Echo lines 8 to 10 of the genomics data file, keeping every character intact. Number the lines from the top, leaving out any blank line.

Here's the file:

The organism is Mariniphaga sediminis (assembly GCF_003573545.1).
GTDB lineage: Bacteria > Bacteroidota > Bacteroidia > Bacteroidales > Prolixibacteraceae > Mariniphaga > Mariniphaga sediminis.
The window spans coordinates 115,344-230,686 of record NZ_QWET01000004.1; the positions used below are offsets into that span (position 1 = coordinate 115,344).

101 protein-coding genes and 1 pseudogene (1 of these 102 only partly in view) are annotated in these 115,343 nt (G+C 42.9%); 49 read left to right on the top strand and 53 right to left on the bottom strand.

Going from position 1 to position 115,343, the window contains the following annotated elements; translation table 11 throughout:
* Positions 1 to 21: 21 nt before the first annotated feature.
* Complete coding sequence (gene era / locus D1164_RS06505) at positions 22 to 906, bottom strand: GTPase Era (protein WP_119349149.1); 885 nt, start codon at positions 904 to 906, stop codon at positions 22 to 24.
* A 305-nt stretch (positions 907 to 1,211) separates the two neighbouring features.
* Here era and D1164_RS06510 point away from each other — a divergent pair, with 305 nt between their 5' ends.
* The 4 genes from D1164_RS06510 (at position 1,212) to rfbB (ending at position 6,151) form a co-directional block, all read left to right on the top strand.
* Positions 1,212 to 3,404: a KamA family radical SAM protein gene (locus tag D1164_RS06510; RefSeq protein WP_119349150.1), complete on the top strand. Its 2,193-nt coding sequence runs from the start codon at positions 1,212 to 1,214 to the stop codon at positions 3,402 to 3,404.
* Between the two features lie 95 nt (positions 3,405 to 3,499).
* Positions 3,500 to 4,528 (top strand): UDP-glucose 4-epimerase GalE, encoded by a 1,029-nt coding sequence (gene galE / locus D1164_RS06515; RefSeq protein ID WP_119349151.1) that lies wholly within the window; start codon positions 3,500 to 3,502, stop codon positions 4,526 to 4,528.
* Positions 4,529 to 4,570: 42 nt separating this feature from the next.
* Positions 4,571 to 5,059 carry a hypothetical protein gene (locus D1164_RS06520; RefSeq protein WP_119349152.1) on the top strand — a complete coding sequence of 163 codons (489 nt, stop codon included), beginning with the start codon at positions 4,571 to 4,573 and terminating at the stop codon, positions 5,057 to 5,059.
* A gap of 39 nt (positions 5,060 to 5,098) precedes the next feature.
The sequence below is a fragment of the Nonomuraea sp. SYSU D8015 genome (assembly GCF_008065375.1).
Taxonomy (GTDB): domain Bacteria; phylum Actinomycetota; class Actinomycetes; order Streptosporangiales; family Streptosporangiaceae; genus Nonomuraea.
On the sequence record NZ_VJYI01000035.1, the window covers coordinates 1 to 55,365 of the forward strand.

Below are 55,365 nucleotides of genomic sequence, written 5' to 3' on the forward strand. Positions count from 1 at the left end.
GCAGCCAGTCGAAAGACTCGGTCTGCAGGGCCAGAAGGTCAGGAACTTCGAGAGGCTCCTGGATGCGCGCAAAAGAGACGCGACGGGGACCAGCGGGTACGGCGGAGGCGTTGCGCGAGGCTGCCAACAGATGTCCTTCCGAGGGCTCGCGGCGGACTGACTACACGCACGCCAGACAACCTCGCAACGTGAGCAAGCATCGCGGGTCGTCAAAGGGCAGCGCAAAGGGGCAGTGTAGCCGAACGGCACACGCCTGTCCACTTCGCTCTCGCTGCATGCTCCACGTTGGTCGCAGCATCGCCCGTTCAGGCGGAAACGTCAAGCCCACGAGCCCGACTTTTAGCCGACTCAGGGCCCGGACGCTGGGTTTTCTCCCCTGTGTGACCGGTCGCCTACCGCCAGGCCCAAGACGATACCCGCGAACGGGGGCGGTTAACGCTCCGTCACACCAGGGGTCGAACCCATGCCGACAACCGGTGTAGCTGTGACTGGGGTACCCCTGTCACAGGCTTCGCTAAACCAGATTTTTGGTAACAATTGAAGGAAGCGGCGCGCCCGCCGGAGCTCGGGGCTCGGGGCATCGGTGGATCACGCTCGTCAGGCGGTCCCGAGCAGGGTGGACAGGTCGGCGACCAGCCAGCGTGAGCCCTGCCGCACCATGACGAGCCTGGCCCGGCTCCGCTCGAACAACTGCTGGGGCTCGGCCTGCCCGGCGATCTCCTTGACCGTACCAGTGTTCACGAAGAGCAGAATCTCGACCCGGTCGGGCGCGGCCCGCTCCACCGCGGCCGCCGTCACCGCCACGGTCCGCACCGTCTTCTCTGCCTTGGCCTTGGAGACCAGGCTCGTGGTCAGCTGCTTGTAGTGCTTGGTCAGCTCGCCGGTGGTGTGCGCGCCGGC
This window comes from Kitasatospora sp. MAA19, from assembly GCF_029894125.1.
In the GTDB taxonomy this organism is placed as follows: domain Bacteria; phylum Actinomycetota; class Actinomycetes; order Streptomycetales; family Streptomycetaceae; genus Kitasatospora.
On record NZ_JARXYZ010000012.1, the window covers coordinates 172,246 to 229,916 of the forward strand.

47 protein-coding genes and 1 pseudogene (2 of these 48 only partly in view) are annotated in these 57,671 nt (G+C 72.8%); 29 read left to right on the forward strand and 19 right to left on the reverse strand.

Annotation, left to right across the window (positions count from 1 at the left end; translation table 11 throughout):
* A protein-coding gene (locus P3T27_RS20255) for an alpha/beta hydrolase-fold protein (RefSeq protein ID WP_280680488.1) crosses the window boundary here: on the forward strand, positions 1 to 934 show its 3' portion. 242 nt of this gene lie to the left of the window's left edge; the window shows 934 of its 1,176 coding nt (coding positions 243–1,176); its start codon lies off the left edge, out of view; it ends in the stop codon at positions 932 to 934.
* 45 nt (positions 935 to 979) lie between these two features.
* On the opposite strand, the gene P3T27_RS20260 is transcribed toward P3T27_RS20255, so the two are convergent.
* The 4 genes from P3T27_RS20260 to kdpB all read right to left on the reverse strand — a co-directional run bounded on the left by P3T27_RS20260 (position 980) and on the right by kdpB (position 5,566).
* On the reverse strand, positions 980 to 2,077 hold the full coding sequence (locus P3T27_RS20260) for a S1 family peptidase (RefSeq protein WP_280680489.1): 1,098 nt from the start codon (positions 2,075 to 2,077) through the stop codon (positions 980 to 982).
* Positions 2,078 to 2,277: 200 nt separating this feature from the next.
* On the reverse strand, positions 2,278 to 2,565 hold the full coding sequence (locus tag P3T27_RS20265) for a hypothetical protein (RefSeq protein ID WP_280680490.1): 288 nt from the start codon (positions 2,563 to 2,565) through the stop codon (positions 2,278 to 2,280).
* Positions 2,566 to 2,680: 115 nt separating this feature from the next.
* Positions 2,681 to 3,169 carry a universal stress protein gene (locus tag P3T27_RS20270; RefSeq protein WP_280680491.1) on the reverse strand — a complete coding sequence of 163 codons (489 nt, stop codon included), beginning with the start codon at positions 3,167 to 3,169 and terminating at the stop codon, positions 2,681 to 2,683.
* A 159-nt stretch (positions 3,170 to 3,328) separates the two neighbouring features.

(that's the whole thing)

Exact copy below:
* A 305-nt stretch (positions 907 to 1,211) separates the two neighbouring features.
* Here era and D1164_RS06510 point away from each other — a divergent pair, with 305 nt between their 5' ends.
* The 4 genes from D1164_RS06510 (at position 1,212) to rfbB (ending at position 6,151) form a co-directional block, all read left to right on the top strand.